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    Tension Mounts Between Ukraine's Pro-Russia, Pro-West Protesters

    Pro-Russia demonstrators and those supporting Ukraine's new pro-Western interim leaders confronted each other in the southern city of Simferopol on Wednesday.

    Small-scale clashes broke out between the shouting protesters, some of whom were bloodied in the incident, which happened in the courtyard of an administrative building in the Crimean capital.

    The Crimean peninsula is mainly made up of Russian speakers who support Moscow, though it also includes a minority Tatar group that tends to take an anti-Russia stance.

    There are concerns the nation of 46 million people could face an East-West divide after weeks of widespread protests prompted the ouster of Russia-friendly President Viktor Yanukovych.

    U.S. Secretary of State John Kerry on Tuesday said the country should not be forced to choose between Moscow, its former Soviet master, and Washington.



    "This is not a zero-sum game, it is not a West versus East, it should not be. It is not a Russia or the United States or other choices, this is about the people of Ukraine and Ukrainians making their choice about their future and we want to work with Russia, with other countries, with everybody available, to make sure this is peaceful from this day forward because obviously, the terrible violence that took place in the Maidan was a shock to everybody in the world."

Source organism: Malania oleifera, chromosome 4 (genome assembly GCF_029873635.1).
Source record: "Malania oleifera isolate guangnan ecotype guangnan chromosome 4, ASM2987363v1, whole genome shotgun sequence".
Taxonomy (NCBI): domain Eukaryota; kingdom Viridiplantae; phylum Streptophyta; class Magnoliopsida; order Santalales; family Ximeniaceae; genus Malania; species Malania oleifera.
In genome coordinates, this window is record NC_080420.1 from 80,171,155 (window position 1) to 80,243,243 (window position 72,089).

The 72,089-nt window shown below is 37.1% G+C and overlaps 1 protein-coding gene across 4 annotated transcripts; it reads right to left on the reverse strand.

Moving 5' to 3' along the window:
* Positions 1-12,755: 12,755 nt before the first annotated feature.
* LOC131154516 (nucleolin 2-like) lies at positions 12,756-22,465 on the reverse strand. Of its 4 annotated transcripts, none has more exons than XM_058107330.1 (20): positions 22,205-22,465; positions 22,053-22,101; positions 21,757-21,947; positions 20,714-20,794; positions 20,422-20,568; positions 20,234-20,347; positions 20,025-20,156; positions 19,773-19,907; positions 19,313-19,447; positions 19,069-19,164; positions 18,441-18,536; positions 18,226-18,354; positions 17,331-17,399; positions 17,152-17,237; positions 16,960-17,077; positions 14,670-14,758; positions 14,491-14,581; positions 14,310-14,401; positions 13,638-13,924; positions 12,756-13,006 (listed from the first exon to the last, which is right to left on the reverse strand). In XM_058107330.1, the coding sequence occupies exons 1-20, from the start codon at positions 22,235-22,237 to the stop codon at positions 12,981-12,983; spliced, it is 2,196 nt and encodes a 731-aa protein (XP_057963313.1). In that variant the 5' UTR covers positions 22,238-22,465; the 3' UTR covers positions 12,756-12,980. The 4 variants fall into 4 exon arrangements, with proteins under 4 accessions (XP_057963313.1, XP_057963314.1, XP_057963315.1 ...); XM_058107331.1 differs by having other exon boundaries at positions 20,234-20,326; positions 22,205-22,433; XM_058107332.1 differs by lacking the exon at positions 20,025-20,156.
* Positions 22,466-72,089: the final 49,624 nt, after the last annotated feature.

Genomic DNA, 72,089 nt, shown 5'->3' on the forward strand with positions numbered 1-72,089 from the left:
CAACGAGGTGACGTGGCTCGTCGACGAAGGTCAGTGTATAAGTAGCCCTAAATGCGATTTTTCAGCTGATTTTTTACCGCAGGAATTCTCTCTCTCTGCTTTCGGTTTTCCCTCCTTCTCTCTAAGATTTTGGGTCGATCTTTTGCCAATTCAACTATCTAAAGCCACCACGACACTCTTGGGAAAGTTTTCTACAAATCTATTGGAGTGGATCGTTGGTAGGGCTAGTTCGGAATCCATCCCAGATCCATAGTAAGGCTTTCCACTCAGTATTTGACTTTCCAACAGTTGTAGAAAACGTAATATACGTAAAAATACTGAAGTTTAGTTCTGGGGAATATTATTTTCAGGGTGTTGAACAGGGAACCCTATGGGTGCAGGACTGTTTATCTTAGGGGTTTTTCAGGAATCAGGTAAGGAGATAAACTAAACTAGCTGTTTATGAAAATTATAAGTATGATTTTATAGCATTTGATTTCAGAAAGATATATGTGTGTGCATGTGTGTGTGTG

Anti-government demonstrations erupted in Ukraine after Mr. Yanukovych rejected an European Union trade deal in favor of economic assistance from Russia. The violence escalated last week with dozens of people killed.

    On Wednesday, Ukraine's interim leaders dissolved an elite security force accused of carrying out deadly attacks on protesters during the demonstrations.

    In a statement on his Facebook page, acting Interior Minister Arsen Avakov said he signed a decree disbanding the feared Berkut riot police



    Meanwhile, interim President Oleksandr Turchynov warned Tuesday in parliament that there are "very dangerous signs of separatism" in several parts of the country.

    It is also unclear how Russia will react to the ouster of its ally. Moscow on Tuesday insisted it will not interfere in Ukrainian politics. Foreign Minister Sergei Lavrov said it is "dangerous and counterproductive" to force the country into a choice between Russia and Europe.

    Mr. Turchynov plans on Thursday to announce a new national unity government.

    The move comes EU and U.S. leaders meet with Ukrainian leaders to work on ways that Western financial institutions can help Ukraine, which many say is on the verge of economic collapse.

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